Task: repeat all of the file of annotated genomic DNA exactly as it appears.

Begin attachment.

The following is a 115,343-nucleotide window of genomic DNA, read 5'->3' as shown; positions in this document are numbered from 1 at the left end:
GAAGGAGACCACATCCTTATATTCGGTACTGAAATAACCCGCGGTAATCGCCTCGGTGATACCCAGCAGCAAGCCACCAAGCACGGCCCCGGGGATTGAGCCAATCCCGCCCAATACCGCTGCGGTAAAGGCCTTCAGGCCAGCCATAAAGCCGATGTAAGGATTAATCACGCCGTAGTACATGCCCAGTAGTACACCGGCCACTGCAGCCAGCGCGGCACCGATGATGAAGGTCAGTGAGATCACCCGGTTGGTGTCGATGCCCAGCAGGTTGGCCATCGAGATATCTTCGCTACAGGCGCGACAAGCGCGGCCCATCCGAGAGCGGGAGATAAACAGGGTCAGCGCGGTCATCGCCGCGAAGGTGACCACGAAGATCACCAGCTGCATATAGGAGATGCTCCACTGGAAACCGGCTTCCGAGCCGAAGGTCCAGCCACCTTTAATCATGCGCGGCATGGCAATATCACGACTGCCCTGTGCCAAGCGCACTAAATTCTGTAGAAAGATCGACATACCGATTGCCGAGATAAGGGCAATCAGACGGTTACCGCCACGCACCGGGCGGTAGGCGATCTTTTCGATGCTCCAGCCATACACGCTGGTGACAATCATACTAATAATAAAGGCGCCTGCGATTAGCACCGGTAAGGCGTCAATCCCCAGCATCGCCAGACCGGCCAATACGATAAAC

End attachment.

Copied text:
The following is a 115,343-nucleotide window of genomic DNA, read 5'->3' as shown; positions in this document are numbered from 1 at the left end:
GAAGGAGACCACATCCTTATATTCGGTACTGAAATAACCCGCGGTAATCGCCTCGGTGATACCCAGCAGCAAGCCACCAAGCACGGCCCCGGGGATTGAGCCAATCCCGCCCAATACCGCTGCGGTAAAGGCCTTCAGGCCAGCCATAAAGCCGATGTAAGGATTAATCACGCCGTAGTACATGCCCAGTAGTACACCGGCCACTGCAGCCAGCGCGGCACCGATGATGAAGGTCAGTGAGATCACCCGGTTGGTGTCGATGCCCAGCAGGTTGGCCATCGAGATATCTTCGCTACAGGCGCGACAAGCGCGGCCCATCCGAGAGCGGGAGATAAACAGGGTCAGCGCGGTCATCGCCGCGAAGGTGACCACGAAGATCACCAGCTGCATATAGGAGATGCTCCACTGGAAACCGGCTTCCGAGCCGAAGGTCCAGCCACCTTTAATCATGCGCGGCATGGCAATATCACGACTGCCCTGTGCCAAGCGCACTAAATTCTGTAGAAAGATCGACATACCGATTGCCGAGATAAGGGCAATCAGACGGTTACCGCCACGCACCGGGCGGTAGGCGATCTTTTCGATGCTCCAGCCATACACGCTGGTGACAATCATACTAATAATAAAGGCGCCTGCGATTAGCACCGGTAAGGCGTCAATCCCCAGCATCGCCAGACCGGCCAATACGATAAAC